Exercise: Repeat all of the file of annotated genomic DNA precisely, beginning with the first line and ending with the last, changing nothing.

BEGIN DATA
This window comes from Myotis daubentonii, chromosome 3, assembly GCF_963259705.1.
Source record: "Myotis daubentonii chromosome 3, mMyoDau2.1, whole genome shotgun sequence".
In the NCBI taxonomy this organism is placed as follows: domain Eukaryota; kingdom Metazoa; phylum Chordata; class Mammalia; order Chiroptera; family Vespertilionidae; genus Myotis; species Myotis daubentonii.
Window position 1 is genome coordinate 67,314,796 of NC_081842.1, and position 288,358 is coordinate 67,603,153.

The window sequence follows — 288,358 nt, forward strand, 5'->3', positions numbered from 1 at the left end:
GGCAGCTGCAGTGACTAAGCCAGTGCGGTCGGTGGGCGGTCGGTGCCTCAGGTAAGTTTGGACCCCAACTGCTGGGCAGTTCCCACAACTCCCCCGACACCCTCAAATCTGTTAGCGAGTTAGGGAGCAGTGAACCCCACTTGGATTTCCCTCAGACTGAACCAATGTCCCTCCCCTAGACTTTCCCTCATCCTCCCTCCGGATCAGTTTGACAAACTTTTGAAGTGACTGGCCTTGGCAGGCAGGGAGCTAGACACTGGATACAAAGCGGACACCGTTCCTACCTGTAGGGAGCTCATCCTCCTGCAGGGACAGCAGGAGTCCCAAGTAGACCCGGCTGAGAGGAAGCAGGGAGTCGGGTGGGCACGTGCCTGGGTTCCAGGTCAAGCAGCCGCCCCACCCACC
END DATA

This window comes from Myotis daubentonii, chromosome 3, assembly GCF_963259705.1.
Source record: "Myotis daubentonii chromosome 3, mMyoDau2.1, whole genome shotgun sequence".
In the NCBI taxonomy this organism is placed as follows: domain Eukaryota; kingdom Metazoa; phylum Chordata; class Mammalia; order Chiroptera; family Vespertilionidae; genus Myotis; species Myotis daubentonii.
Window position 1 is genome coordinate 67,314,796 of NC_081842.1, and position 288,358 is coordinate 67,603,153.

The window sequence follows — 288,358 nt, forward strand, 5'->3', positions numbered from 1 at the left end:
GGCAGCTGCAGTGACTAAGCCAGTGCGGTCGGTGGGCGGTCGGTGCCTCAGGTAAGTTTGGACCCCAACTGCTGGGCAGTTCCCACAACTCCCCCGACACCCTCAAATCTGTTAGCGAGTTAGGGAGCAGTGAACCCCACTTGGATTTCCCTCAGACTGAACCAATGTCCCTCCCCTAGACTTTCCCTCATCCTCCCTCCGGATCAGTTTGACAAACTTTTGAAGTGACTGGCCTTGGCAGGCAGGGAGCTAGACACTGGATACAAAGCGGACACCGTTCCTACCTGTAGGGAGCTCATCCTCCTGCAGGGACAGCAGGAGTCCCAAGTAGACCCGGCTGAGAGGAAGCAGGGAGTCGGGTGGGCACGTGCCTGGGTTCCAGGTCAAGCAGCCGCCCCACCCACC